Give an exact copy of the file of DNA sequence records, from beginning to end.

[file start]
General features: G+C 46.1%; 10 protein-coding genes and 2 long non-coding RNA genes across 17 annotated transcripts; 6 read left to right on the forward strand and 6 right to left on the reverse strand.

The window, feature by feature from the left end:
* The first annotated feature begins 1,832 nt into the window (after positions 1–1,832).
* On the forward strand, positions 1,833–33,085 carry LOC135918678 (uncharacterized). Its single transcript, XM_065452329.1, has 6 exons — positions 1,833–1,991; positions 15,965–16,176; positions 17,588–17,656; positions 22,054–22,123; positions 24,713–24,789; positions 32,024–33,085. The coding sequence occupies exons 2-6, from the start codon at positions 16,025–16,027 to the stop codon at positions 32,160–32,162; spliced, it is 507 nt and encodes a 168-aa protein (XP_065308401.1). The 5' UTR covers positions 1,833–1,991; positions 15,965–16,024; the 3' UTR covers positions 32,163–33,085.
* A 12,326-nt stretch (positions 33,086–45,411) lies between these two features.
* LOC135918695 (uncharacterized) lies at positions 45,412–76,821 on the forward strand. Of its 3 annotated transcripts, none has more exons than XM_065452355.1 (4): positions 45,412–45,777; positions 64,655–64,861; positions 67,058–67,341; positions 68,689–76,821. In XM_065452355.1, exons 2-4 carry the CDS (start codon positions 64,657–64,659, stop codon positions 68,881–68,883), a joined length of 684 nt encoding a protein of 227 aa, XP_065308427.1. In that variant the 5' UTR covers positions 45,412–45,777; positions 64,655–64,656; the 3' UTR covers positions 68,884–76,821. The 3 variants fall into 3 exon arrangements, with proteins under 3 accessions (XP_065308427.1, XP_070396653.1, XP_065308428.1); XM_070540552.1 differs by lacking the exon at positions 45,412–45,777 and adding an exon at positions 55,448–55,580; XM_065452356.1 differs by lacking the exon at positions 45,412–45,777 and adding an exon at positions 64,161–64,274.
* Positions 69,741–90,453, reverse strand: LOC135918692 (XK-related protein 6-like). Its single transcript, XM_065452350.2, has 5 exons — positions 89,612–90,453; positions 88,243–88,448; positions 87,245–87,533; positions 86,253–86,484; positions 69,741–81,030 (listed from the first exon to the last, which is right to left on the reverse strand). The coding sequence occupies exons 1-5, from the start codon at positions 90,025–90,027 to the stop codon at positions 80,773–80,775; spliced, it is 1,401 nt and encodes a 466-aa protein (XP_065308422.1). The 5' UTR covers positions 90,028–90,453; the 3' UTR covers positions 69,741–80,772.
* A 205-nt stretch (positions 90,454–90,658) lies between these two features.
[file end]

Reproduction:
General features: G+C 46.1%; 10 protein-coding genes and 2 long non-coding RNA genes across 17 annotated transcripts; 6 read left to right on the forward strand and 6 right to left on the reverse strand.

The window, feature by feature from the left end:
* The first annotated feature begins 1,832 nt into the window (after positions 1–1,832).
* On the forward strand, positions 1,833–33,085 carry LOC135918678 (uncharacterized). Its single transcript, XM_065452329.1, has 6 exons — positions 1,833–1,991; positions 15,965–16,176; positions 17,588–17,656; positions 22,054–22,123; positions 24,713–24,789; positions 32,024–33,085. The coding sequence occupies exons 2-6, from the start codon at positions 16,025–16,027 to the stop codon at positions 32,160–32,162; spliced, it is 507 nt and encodes a 168-aa protein (XP_065308401.1). The 5' UTR covers positions 1,833–1,991; positions 15,965–16,024; the 3' UTR covers positions 32,163–33,085.
* A 12,326-nt stretch (positions 33,086–45,411) lies between these two features.
* LOC135918695 (uncharacterized) lies at positions 45,412–76,821 on the forward strand. Of its 3 annotated transcripts, none has more exons than XM_065452355.1 (4): positions 45,412–45,777; positions 64,655–64,861; positions 67,058–67,341; positions 68,689–76,821. In XM_065452355.1, exons 2-4 carry the CDS (start codon positions 64,657–64,659, stop codon positions 68,881–68,883), a joined length of 684 nt encoding a protein of 227 aa, XP_065308427.1. In that variant the 5' UTR covers positions 45,412–45,777; positions 64,655–64,656; the 3' UTR covers positions 68,884–76,821. The 3 variants fall into 3 exon arrangements, with proteins under 3 accessions (XP_065308427.1, XP_070396653.1, XP_065308428.1); XM_070540552.1 differs by lacking the exon at positions 45,412–45,777 and adding an exon at positions 55,448–55,580; XM_065452356.1 differs by lacking the exon at positions 45,412–45,777 and adding an exon at positions 64,161–64,274.
* Positions 69,741–90,453, reverse strand: LOC135918692 (XK-related protein 6-like). Its single transcript, XM_065452350.2, has 5 exons — positions 89,612–90,453; positions 88,243–88,448; positions 87,245–87,533; positions 86,253–86,484; positions 69,741–81,030 (listed from the first exon to the last, which is right to left on the reverse strand). The coding sequence occupies exons 1-5, from the start codon at positions 90,025–90,027 to the stop codon at positions 80,773–80,775; spliced, it is 1,401 nt and encodes a 466-aa protein (XP_065308422.1). The 5' UTR covers positions 90,028–90,453; the 3' UTR covers positions 69,741–80,772.
* A 205-nt stretch (positions 90,454–90,658) lies between these two features.